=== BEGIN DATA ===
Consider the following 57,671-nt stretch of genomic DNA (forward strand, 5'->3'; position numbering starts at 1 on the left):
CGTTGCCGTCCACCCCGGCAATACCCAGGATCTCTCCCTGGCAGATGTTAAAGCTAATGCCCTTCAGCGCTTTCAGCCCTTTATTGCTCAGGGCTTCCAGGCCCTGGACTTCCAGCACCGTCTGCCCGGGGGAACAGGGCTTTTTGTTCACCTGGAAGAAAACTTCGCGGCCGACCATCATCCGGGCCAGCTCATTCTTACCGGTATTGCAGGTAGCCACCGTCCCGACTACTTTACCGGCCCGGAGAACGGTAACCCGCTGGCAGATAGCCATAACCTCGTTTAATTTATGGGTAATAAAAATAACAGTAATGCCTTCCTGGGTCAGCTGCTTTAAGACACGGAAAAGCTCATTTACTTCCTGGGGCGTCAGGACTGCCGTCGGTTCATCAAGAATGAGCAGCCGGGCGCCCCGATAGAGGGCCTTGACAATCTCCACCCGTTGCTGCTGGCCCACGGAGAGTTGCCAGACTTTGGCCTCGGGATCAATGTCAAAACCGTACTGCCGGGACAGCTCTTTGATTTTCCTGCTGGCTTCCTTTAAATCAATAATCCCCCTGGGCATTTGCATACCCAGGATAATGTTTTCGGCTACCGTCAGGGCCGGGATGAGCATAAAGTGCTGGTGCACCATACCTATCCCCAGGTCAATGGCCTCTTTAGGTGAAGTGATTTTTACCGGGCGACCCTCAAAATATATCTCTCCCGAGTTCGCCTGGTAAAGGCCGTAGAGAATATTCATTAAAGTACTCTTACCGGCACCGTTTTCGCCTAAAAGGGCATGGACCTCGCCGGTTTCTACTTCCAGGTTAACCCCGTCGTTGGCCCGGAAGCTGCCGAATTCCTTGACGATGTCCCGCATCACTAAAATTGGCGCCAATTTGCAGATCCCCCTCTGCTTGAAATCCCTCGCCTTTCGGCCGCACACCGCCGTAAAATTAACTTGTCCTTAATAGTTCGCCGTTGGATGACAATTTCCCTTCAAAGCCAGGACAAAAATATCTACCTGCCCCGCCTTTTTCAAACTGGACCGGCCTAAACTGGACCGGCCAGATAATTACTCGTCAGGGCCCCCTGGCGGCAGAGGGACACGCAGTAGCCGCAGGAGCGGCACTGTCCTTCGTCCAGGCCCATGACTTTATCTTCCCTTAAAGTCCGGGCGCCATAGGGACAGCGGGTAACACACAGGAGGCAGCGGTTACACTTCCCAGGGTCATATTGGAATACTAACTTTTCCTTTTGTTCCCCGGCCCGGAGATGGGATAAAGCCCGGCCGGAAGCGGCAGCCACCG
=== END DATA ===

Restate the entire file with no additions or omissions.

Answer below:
Consider the following 57,671-nt stretch of genomic DNA (forward strand, 5'->3'; position numbering starts at 1 on the left):
CGTTGCCGTCCACCCCGGCAATACCCAGGATCTCTCCCTGGCAGATGTTAAAGCTAATGCCCTTCAGCGCTTTCAGCCCTTTATTGCTCAGGGCTTCCAGGCCCTGGACTTCCAGCACCGTCTGCCCGGGGGAACAGGGCTTTTTGTTCACCTGGAAGAAAACTTCGCGGCCGACCATCATCCGGGCCAGCTCATTCTTACCGGTATTGCAGGTAGCCACCGTCCCGACTACTTTACCGGCCCGGAGAACGGTAACCCGCTGGCAGATAGCCATAACCTCGTTTAATTTATGGGTAATAAAAATAACAGTAATGCCTTCCTGGGTCAGCTGCTTTAAGACACGGAAAAGCTCATTTACTTCCTGGGGCGTCAGGACTGCCGTCGGTTCATCAAGAATGAGCAGCCGGGCGCCCCGATAGAGGGCCTTGACAATCTCCACCCGTTGCTGCTGGCCCACGGAGAGTTGCCAGACTTTGGCCTCGGGATCAATGTCAAAACCGTACTGCCGGGACAGCTCTTTGATTTTCCTGCTGGCTTCCTTTAAATCAATAATCCCCCTGGGCATTTGCATACCCAGGATAATGTTTTCGGCTACCGTCAGGGCCGGGATGAGCATAAAGTGCTGGTGCACCATACCTATCCCCAGGTCAATGGCCTCTTTAGGTGAAGTGATTTTTACCGGGCGACCCTCAAAATATATCTCTCCCGAGTTCGCCTGGTAAAGGCCGTAGAGAATATTCATTAAAGTACTCTTACCGGCACCGTTTTCGCCTAAAAGGGCATGGACCTCGCCGGTTTCTACTTCCAGGTTAACCCCGTCGTTGGCCCGGAAGCTGCCGAATTCCTTGACGATGTCCCGCATCACTAAAATTGGCGCCAATTTGCAGATCCCCCTCTGCTTGAAATCCCTCGCCTTTCGGCCGCACACCGCCGTAAAATTAACTTGTCCTTAATAGTTCGCCGTTGGATGACAATTTCCCTTCAAAGCCAGGACAAAAATATCTACCTGCCCCGCCTTTTTCAAACTGGACCGGCCTAAACTGGACCGGCCAGATAATTACTCGTCAGGGCCCCCTGGCGGCAGAGGGACACGCAGTAGCCGCAGGAGCGGCACTGTCCTTCGTCCAGGCCCATGACTTTATCTTCCCTTAAAGTCCGGGCGCCATAGGGACAGCGGGTAACACACAGGAGGCAGCGGTTACACTTCCCAGGGTCATATTGGAATACTAACTTTTCCTTTTGTTCCCCGGCCCGGAGATGGGATAAAGCCCGGCCGGAAGCGGCAGCCACCG